In the writings of the early Christian fathers, there are numerous "canons" of scripture, however it began to take final form somewhere around the time of the 3rd council. To trace the development of the canon of the New Testament, you would have to follow the trail through a number of local councils, etc. I think that there is a booklet available from St John of Kronstadt Press which contains a summary of the development of the Scriptures, but I am not at home with my library and so I'll have to ask for a "recess" until I can look it up and give you title and summary.
I often use metaphore and parable when preaching, and I'd like to share a brief version of one with you that addresses just this issue. Picture a beautiful jeweled pendant. The centerpiece is a brilliant flawless diamond and it is set in pure radiant gold, intricately worked and designed to set off the diamond in its greatest beauty. Surrounding the diamond are carefully chosen stones, lesser gems, but no less flawless and beautiful, rubies, emeralds, saphires, pearls, etc. These are chosen and arranged to compliment and augment the brilliance of the diamond and in no way detract from the diamond's beauty, but rather everything together presents a beautiful whole.
The pendant is the whole of Holy Tradition, which is the expression of the revelation of Christ in the Church. The central diamond is the Holy Scripture and the surrounding gems and gold are the lives of the saints, the writings of the fathers, the services and traditions of the Church. Now if someone were to see this pendant who did not like pearls, he might think to himself, "if only we took off the pearls, this would be much better" and if he did so we would still have a beautiful pendant but somehow lessened. Then perhaps portions of the pendant are allowed to become tarnished so that they no longer reveal their beauty and instead of cleaning off the tarnish and restoring the gems, those portions are removed - perhaps even replaced by rhinestones. Then along comes someone else who doesn't like emeralds and removes all the emeralds. And again along comes someone else who removes the remaining saphires etc. Finally someone views this once beautiful pendant and not having seen its former beauty thinks that it is an ugly thing but the diamond is beautiful and so removes the diamond and trashes the rest. The diamond is still beautiful, brilliant and valuable. It is set apart and displayed by itself - a truly beautiful thing, rescued from an ugly setting. But only those who never saw the original setting could say that for the diamond, when removed from the pendant is somehow lessened and there is no longer the goldwork and the other gems to set it off and make it a part of a greater whole. This is what has happened to the Holy Scriptures in the protestant Church. Slowly, gradually all of Holy Tradition has been stripped away either because someone didn't like this or that piece or perhaps the true beauty of a portion was tarnished and it was tossed away without knowing its true value or perhaps a cheap substitute attempting to replace that which was lost was done away with etc. until all that remains of the Tradition of the Church is the Bible. And so they have it - a beautiful gem of the Church but out of context, out of place and its true beauty, revealed by the setting, is lost and in fact the horror stories of the distorted condition of that setting have led to the opinion that this gem is better off without and any attempts to place it back in context are resisted, in some cases violently.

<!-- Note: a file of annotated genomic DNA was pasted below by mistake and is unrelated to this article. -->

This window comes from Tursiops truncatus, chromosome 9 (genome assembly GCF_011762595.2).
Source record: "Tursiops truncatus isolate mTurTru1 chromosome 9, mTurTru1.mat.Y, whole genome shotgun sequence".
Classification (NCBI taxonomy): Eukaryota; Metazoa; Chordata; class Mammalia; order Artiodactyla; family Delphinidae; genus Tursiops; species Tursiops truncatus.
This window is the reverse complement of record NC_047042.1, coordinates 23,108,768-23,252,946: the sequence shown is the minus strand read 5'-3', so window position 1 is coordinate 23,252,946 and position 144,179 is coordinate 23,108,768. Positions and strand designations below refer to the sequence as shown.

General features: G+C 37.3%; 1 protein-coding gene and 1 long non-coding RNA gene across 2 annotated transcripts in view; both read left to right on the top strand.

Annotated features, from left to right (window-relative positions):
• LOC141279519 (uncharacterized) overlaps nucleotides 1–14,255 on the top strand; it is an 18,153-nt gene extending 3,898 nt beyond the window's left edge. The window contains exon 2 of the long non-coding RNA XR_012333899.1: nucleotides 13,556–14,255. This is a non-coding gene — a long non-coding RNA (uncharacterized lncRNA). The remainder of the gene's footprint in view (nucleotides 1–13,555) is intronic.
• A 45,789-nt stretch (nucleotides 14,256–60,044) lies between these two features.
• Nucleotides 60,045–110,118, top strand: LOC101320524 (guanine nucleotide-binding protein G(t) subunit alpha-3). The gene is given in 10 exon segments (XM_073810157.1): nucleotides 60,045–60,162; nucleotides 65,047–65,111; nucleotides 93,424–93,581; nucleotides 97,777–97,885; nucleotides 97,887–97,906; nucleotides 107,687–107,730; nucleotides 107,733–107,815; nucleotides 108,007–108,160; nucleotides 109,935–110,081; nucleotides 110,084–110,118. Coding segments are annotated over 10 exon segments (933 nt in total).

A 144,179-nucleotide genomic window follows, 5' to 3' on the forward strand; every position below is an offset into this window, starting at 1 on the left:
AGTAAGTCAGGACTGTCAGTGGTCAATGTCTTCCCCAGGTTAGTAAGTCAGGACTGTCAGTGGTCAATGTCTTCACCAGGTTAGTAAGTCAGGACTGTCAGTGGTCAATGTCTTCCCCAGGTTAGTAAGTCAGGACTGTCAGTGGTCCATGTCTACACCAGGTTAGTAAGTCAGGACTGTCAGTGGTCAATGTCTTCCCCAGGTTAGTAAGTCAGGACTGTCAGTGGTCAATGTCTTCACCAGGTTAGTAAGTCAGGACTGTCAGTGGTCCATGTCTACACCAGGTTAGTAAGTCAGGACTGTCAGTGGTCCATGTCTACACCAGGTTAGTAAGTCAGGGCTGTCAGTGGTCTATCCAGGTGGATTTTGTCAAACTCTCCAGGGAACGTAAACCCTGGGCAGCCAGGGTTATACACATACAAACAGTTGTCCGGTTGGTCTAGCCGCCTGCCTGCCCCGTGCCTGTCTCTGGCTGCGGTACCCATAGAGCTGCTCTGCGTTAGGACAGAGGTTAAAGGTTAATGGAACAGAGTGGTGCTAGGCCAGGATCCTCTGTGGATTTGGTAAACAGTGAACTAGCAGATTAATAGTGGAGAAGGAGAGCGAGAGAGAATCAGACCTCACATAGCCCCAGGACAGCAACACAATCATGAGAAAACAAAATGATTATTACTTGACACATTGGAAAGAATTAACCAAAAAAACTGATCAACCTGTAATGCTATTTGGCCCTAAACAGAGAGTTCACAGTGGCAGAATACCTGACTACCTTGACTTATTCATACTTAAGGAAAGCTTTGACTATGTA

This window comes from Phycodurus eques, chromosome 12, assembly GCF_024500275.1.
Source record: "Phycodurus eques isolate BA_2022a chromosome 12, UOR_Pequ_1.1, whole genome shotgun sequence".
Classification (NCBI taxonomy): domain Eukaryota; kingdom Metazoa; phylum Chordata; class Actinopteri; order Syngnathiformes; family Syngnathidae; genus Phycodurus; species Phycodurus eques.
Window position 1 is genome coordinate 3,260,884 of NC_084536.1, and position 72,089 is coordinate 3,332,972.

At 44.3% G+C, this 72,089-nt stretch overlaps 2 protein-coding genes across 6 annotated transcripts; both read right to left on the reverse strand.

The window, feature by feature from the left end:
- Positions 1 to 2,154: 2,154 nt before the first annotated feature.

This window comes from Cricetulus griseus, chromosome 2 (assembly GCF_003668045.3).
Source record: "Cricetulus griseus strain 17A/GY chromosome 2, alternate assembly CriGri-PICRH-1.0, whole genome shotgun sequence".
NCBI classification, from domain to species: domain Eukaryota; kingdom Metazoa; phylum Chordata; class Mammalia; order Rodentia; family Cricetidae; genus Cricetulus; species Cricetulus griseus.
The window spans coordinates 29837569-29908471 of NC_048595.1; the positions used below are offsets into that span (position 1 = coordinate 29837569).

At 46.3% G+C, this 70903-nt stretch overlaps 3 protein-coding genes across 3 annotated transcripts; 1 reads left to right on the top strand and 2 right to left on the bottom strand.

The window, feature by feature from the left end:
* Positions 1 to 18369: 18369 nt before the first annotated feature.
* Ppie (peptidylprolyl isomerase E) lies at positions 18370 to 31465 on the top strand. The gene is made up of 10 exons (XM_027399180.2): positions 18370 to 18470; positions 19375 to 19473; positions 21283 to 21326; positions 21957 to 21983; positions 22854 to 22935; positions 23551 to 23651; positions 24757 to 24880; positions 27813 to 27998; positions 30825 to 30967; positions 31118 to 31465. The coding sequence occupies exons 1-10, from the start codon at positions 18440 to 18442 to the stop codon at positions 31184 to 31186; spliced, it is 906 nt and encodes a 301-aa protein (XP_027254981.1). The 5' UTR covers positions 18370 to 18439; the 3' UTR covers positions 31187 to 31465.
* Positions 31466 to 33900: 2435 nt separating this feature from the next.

I hope this little story helps to provide some understanding of how the Holy Scripture is a part (a beautiful, brilliant, central part) of Holy Tradition and to remove it from the context of Tradition is to lessen it and hide its true beauty.
Fr David Moser <MOSERD@DELPHI.COM>